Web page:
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Housing Authority Looking into Dialing Back Cuts to Section 8

SAN JOSE — Sharon McKain learned in February that she had three months to move out. Her landlord was no longer renting to Section 8 voucher-holders because the Santa Clara County Housing Authority wouldn’t allow him to raise the rent to the market rate.

Now, McKain spends her days looking for a new place, without success.

“I’m finding nothing,” said McKain, 64, who is on disability, fighting back tears. “But people like me need places to live.”

The housing authority’s board of commissioners on Tuesday will consider relaxing some of the painful belt-tightening measures it enacted last year in the program — lifting the rent-increase moratorium for landlords and slightly reducing the tenants’ share of housing costs.

“The hope is to ease some of the hardship,” said Alex Sanchez, the agency’s executive director.

But affordable housing advocates believe the proposed steps don’t go nearly far enough, and are encouraging tenants like McKain to attend the board meeting and share their stories of how Section 8 cuts have hurt them.

“They could have some wiggle room to help more people,” said Sandy Perry, an organizer with the Affordable Housing Network. “I’m not blaming them because they receive all of their funding from the federal government and have no control over their budget. But I just want them to be a little more merciful.”

The housing authority is an integral part of the social safety net in one of the country’s most expensive places to live. It provides rental assistance averaging $1,200 a month to 17,000 households — made up of seniors, the disabled and low-income families.

The program is in such demand that 22,000 households currently are on the waiting list.

Because of the political infighting surrounding the sequester cuts in Washington, D.C., the housing authority faced a $16 million shortfall in direct subsidies to tenants for this fiscal year.

Rather than drop households from the program, the board chose to spread the pain throughout the system. The 10,000 Section 8 landlords were forced to freeze rents. Tenants saw their portion of rent rise from 30 percent to 35 percent of their income.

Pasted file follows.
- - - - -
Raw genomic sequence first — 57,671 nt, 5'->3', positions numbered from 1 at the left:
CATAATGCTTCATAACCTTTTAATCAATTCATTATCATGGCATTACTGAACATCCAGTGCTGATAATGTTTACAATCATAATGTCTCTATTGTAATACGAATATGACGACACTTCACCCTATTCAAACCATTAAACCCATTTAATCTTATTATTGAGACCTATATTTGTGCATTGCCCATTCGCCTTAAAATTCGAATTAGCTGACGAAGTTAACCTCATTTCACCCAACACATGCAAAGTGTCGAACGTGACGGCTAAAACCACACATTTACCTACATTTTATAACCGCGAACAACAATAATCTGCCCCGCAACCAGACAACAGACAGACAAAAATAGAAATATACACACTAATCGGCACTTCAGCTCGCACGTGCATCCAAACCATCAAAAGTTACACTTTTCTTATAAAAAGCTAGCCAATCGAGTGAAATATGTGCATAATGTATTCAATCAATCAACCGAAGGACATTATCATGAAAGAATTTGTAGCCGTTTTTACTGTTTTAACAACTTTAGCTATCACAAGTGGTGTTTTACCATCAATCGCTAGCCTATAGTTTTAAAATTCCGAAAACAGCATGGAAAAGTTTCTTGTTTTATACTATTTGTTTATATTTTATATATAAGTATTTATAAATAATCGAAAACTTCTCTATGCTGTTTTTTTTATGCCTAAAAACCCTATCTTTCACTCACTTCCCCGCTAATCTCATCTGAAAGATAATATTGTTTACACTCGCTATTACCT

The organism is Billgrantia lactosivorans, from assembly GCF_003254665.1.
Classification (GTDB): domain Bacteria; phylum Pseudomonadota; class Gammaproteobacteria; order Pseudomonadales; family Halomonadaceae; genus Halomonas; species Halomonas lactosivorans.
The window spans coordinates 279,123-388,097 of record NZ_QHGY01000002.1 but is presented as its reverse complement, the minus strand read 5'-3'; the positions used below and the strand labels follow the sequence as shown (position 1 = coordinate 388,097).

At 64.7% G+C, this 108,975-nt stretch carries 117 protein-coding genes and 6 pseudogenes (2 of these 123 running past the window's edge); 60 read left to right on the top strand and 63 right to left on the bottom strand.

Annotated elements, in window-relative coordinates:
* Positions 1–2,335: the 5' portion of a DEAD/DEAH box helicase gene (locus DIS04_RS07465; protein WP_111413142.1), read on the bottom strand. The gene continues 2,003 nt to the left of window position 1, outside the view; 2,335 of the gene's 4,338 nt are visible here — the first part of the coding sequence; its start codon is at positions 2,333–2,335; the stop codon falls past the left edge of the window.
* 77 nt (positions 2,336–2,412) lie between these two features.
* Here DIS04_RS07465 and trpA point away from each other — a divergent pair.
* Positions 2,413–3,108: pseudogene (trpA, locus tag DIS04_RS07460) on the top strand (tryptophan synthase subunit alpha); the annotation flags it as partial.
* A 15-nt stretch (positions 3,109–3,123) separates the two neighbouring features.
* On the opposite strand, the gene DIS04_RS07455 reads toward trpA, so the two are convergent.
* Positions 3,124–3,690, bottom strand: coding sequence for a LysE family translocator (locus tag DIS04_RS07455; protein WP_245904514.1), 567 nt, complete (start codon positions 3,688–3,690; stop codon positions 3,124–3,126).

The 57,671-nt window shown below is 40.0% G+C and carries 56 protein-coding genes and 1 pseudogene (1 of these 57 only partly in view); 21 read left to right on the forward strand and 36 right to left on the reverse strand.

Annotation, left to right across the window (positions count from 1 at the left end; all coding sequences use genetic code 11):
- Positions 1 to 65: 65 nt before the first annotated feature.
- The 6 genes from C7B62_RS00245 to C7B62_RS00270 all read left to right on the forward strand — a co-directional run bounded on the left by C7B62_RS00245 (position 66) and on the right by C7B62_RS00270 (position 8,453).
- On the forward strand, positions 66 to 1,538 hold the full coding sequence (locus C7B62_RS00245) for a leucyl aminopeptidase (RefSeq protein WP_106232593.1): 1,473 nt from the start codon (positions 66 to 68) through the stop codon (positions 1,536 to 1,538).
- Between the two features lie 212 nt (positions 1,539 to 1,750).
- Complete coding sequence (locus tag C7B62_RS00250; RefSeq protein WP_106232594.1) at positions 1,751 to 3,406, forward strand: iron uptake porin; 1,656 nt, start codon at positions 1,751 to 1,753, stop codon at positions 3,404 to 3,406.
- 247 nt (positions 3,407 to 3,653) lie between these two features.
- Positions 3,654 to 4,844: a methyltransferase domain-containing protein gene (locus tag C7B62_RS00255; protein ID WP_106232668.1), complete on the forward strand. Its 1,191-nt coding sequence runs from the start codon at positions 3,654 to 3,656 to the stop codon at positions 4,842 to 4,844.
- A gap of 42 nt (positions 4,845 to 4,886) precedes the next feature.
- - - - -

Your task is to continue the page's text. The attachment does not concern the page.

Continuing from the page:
There also was a rule change, forcing every two residents to share a room — other than the head of household. That meant tenants now had to pay for extra bedrooms, or move. But in a tight rental market, many couldn’t find new homes.

“There are just no places for them to rent,” Perry said. “So they end up having to pay more for their current place. It’s just been very hard.”

When Congress reached a budget deal earlier this year, the local housing authority saw part of its funding restored. So the agency staff is recommending that tenants’ rent obligation drop back to 33 percent along with ending the rent freeze.

Sanchez said the number of without-cause evictions have doubled, to 32 a month, and some landlords have told them it’s because the housing authority is paying less than what they can receive from non-Section 8 tenants. Ending the moratorium would cost the agency about $81 a month, per rental unit.

The board will also consider the staff’s recommendation to reject a request to roll back the tenant obligation to 30 percent of their income. Sanchez said that would allow the housing authority to build back its reserves — funds that it depleted making sure no one was dropped from the program this year.

“We’re trying to create a more stable housing market for our tenants so their rent is not bouncing around and in a way where we don’t risk putting people on the streets,” Sanchez said. “Because we’re on such a roller coaster when it comes to funding, we’re really operating at the whims of Congress’ mood swings.”

Everyone agrees on one point: The red-hot housing market shows no signs of abating.

Sanchez pointed to a February report by the non-profit California Housing Partnership Corporation that describes how the state is failing to meet the needs of low-income families.

California now has a shortfall of nearly 1 million homes for the state’s most vulnerable residents, the report said. It also listed Santa Clara County as the fifth-worst among state counties for a lack of housing for extremely low-income renters.

McKain said she’s scared to think about what will happen in May when she has to move.

“If I don’t find a place, I’ll either be out on the street or I’ll have to leave the state,” she said.

Tuesday’s board of commissioners meeting begins at 9:30 a.m., at the Santa Clara County Housing Authority offices, 505 W. Julian St., San Jose.